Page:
European private equity industry expects slower year in wake of uncertainty

03 May 2017 5 min. read

M&A activity by private equity firms across Europe is project to see a smaller increase in activity going into 2017 than into 2016, a new report finds. Companies are increasingly cautious in the face of uncertain economic times, while also concerned about the quality of available targets. Political instability, from Brexit to the new US administration, is further throwing up hesitation. Technology & media and pharma & healthcare are the areas projected to see the most activity; although deal values across all areas are expected to be lower than the previous year.

The M&A market has seen robust activity across the globe in recent years, almost topping $4.9 trillion in 2015. To gain a better understanding of the involvement of European private equity firms in the region’s wider M&A market, Roland Berger conducted, for the eighth consecutive time, its ‘European Private Equity Outlook 2017’, survey. The survey is based on responses from 2,400 experts from private equity investment companies across Europe.

M&A transactions with PE involvement

The PE respondents note a decline in expectations regarding the number of completed M&A transactions by their industry in 2017 compared to last year. This year 52% of respondents expect their involvement to increase, down from 64% last year. Around 26% of respondents say that they will be acting in a similar level to the year previous, 18% expect decline of up to 10% while 4% forecast a decline of more than 10%.

Overview of relevant factors for M&A business in Europe

To gain insight into the reasons for the decreased optimism, the firm ask respondents about factors influencing M&A transaction with PE involvement in Europe in 2017. The overall economic situation looms large, cited as an important factor by 72% of respondents – of which 47% said it would result in the same level of activity as last years, while 36% said it is implicated in the deterioration. 63% of respondents notes a lack of availability of attraction acquisition targets, while 58% cites development of valuation levels as an important factor.

The trend with the biggest negative impact on activity, however, is political instability, which has deteriorated considerably since 2016, cited by 65% of respondents while 9% say things have significantly deteriorated. Key areas of concern are Brexit, the new US administration and election cycles in Europe more widely.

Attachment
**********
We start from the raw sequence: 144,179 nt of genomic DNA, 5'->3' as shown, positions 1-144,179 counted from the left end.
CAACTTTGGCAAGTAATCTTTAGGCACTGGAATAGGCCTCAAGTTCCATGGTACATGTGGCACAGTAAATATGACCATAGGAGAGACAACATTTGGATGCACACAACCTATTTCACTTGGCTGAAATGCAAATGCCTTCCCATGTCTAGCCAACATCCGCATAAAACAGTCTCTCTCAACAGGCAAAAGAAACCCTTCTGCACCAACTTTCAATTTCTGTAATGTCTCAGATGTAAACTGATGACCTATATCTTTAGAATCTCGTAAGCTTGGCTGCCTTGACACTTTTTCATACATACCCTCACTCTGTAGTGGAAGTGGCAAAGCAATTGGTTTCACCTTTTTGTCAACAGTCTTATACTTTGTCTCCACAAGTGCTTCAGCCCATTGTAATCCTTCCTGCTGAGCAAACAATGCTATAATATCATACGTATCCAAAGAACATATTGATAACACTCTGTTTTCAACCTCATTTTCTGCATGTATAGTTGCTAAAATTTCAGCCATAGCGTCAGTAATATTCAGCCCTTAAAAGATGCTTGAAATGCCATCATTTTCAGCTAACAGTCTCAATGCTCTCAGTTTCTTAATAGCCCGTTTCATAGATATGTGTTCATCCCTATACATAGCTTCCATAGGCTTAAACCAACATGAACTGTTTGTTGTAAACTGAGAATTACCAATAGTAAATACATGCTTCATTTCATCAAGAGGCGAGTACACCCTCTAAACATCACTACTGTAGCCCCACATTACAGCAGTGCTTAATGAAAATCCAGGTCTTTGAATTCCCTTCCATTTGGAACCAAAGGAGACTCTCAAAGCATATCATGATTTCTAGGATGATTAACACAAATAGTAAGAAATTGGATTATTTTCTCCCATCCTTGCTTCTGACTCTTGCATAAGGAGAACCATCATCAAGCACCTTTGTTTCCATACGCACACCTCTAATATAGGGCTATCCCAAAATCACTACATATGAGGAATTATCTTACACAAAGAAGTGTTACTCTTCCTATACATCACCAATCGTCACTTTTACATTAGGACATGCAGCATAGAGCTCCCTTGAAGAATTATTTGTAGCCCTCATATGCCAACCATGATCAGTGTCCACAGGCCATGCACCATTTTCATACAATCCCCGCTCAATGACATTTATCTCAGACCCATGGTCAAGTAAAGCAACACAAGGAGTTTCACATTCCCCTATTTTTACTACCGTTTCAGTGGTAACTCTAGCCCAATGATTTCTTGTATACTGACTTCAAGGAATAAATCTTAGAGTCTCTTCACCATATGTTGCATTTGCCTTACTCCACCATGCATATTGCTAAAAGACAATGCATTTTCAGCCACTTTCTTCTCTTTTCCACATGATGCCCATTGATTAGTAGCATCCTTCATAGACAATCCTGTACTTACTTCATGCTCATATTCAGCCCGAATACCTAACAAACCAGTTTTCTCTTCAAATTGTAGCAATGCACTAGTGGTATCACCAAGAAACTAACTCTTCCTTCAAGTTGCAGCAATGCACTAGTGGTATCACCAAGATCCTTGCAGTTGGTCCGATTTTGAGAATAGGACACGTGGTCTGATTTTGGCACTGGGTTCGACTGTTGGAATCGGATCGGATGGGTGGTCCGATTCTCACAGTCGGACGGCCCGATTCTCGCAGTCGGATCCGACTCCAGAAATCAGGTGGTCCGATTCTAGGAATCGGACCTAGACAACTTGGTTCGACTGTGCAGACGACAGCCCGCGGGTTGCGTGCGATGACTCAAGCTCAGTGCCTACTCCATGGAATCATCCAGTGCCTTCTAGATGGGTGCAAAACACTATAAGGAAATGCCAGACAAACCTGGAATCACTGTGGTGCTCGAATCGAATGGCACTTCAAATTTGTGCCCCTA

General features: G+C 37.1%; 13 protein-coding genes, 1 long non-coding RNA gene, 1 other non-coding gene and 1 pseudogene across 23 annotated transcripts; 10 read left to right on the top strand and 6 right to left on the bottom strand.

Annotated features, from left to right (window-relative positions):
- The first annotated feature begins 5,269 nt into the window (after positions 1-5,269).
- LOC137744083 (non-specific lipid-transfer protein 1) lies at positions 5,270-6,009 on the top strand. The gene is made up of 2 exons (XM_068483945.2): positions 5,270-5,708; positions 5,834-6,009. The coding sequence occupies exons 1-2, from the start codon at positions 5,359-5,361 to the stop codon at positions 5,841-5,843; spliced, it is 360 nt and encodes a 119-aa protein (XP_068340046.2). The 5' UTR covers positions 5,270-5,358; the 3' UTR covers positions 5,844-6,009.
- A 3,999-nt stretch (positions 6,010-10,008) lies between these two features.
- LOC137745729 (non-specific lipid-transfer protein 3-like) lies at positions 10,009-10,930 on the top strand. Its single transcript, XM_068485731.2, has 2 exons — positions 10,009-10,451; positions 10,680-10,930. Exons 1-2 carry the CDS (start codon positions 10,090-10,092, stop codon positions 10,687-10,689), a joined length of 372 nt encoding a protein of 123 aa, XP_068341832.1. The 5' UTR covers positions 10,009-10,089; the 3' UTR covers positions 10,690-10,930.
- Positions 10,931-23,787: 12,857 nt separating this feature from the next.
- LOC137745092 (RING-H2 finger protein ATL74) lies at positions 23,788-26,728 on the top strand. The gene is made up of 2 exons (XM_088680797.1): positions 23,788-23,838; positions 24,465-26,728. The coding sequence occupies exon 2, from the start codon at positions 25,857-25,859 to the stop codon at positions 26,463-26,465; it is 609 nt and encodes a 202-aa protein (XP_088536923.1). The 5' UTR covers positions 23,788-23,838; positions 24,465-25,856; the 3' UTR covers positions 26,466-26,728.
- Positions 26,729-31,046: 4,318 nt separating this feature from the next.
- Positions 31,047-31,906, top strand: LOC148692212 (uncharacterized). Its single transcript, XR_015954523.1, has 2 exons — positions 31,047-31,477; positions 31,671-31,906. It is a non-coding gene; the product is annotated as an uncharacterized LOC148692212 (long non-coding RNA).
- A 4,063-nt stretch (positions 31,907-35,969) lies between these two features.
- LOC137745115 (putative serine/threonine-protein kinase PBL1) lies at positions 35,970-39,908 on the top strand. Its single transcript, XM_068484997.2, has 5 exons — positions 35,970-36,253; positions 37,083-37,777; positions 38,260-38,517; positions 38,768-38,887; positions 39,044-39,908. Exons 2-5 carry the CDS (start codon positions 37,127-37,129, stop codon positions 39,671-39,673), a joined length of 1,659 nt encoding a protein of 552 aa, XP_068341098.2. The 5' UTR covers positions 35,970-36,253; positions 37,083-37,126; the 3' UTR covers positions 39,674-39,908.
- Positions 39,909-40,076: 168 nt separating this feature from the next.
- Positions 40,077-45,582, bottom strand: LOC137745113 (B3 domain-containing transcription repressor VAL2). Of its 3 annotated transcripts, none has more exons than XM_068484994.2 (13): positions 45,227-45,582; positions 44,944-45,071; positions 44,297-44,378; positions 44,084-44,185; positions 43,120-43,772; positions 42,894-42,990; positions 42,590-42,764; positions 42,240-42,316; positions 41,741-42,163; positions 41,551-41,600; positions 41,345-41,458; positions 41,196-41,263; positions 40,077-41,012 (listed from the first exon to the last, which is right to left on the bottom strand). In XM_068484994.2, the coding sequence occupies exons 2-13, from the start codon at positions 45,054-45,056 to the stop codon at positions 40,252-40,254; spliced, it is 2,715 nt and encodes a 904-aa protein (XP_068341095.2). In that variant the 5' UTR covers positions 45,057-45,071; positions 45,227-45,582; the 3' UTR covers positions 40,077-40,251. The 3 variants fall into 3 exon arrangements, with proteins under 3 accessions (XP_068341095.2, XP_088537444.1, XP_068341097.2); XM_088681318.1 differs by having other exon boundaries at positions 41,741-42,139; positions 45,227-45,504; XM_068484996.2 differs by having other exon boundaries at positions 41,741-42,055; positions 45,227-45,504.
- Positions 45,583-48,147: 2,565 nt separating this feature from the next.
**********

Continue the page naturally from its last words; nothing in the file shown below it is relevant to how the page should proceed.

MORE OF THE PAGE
“Investor confidence in political stability has recently plummeted," says Sascha Haghani, Global Head of Restructuring and Investor Support at Roland Berger. "The uncertainties resulting from the newly installed American administration, the Brexit vote and the upcoming elections in France and Germany are weighing heavy on their minds.”

Likelihood of a high number of M&A transactions by industry

The survey also sought to identify the industries most likely to see active interest from the PE industry. Technology & media is shown to be the area of greatest potential activity, cited by 72% of respondents, followed by pharma & healthcare, cited by 68%. Consumer goods & retail comes in third on 60%. Areas of least activity from PE firms, according to the respondents, are the automotive industry, building & construction, and energy/utilities.

“What this tendency tells us is that investors are intensely interested in companies employing innovative technologies," says Roland Berger Partner Christof Huth, adding, "International investors believe that future-proof technologies hold the prospect of very good growth rates.”

Development of PE transactions size class

The study further found that respondents are more likely to focus on acquiring smaller companies in 2017. Particularly the <€50 million class is set to see an increase in activity, according to 63% of respondents. The €50-100 million class is too expecting by more than half (53%) to see activity increase. Respondents are less keen on large deals going into 2017, with 40% of respondents expecting deals worth more than €1 billion to see decreased activity, while 31% expected decreases and 46% stagnation in deal activity in the €500 million to €1 billion range.

Importance of value creation measures

The research also considered the ways in which PE firms are looking to achieve portfolio improvement/value creation going forward into 2017. Respondents overall have a similar reasons for activity going into 2017 as they had at the same time last year. Top most cited is add-on acquisitions, at 34% of respondents, down one point on the year previous, while new products & services came in second, cited by 25% of respondents, and were also a point down on the year previous.

Pricing was up two points, to 8%, while footprint optimisations was static on 8%. Purchasing/supply chain optimisation saw a slight, 3 point increase to 8%, while, while refinancing saw a decrease of 2 points to 5%. Working capital optimisation / Capex efficiency was the least cited measure, at 4% of respondents.